Thursday, March 10, 2011

So far, so good

It's the first week and so far I'm happy with the group Facebook page and the way students are interacting with it. We met in a computer lab on Monday so I had everyone join during class and complete the pre-survey. I've posted several documents since -- the course info sheet, some readings, and two videos relating to the readings -- and have been happily surprised at student responses so far. Several students went on the site, watched the videos, and commented on them that afternoon without having been asked to do so and it really helped get the conversation going during our Wednesday class. I have since posted our first informal writing assignment, giving them a deadline of noon on Sunday to contribute. The two responses posted so far are thoughtful and pretty fully fleshed out, which is also a nice surprise. I was afraid that using Facebook might put students in "social networking" mode, as opposed to "school" mode, and lead to less-academic writing (abbreviations, lack of full sentences, etc.). So far, that hasn't happened. Just the fact that students have gone to the site to "like" things, even if they don't comment, is encouraging. It shows me that they're engaged in and thinking about what the class is doing even when they're not in the classroom.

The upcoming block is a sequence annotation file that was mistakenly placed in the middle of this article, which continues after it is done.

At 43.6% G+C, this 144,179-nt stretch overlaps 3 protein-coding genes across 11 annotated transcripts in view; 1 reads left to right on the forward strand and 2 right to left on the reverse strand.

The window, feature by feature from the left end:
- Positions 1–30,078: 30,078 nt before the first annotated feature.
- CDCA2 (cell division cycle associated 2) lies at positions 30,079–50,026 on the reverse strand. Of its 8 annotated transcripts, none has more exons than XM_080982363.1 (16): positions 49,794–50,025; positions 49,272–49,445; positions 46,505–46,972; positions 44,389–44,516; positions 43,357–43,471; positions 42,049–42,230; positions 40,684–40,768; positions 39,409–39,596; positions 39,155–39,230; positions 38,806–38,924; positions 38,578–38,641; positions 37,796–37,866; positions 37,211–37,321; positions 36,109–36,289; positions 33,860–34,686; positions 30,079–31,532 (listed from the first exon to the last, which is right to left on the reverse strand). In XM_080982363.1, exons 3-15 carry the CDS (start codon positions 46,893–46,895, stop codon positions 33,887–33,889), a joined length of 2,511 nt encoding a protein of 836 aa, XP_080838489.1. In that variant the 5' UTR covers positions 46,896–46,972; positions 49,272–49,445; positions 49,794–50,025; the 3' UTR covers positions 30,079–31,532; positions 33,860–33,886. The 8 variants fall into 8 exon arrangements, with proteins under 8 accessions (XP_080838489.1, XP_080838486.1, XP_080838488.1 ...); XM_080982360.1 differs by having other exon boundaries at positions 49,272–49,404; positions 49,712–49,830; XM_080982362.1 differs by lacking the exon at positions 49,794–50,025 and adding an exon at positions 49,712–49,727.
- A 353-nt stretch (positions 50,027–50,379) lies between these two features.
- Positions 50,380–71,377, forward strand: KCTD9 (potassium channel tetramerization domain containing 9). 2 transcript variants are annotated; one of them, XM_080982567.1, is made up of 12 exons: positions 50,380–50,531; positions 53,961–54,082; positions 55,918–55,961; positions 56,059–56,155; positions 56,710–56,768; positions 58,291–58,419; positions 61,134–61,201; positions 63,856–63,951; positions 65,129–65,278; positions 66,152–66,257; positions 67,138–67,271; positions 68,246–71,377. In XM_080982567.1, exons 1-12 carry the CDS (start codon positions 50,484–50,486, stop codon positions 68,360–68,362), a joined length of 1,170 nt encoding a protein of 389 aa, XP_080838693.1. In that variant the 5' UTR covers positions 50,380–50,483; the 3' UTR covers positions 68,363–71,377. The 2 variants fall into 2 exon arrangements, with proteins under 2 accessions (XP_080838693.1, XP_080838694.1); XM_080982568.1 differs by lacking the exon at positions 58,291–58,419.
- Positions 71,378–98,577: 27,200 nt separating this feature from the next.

1. Hey Michelle-- I have been checking your group every so often, and it seems to work really well for the types of thinking you want students to do--perfect match for thinking/discussing poetry, for example.

    I'm glad that FB so far has been painless!

  2. Michelle,
    I had/have that same fear. I can't seem to get past the concept that students use facebook (as do I, by the way)to message meaningless comments rather than to share heartfelt literary views. I'm trying to overcome my feelings, but have used/continue to use non-facebook social media because of my bias.

  3. It's a common fear, Linda, but I have to say FB's been working really well so far. Five students have posted their responses to the first informal writing prompt and they are all coherent, well thought through, and written in complete words and sentences (I had warned them to avoid LOLs and OMGs and the like). The added bonus is that I feel like I'm getting to know my students a bit better as individuals. I hope they're getting to know each other a bit better, too, creating a stronger sense of community overall. Since you're still shopping around for a format, you might want to consider it.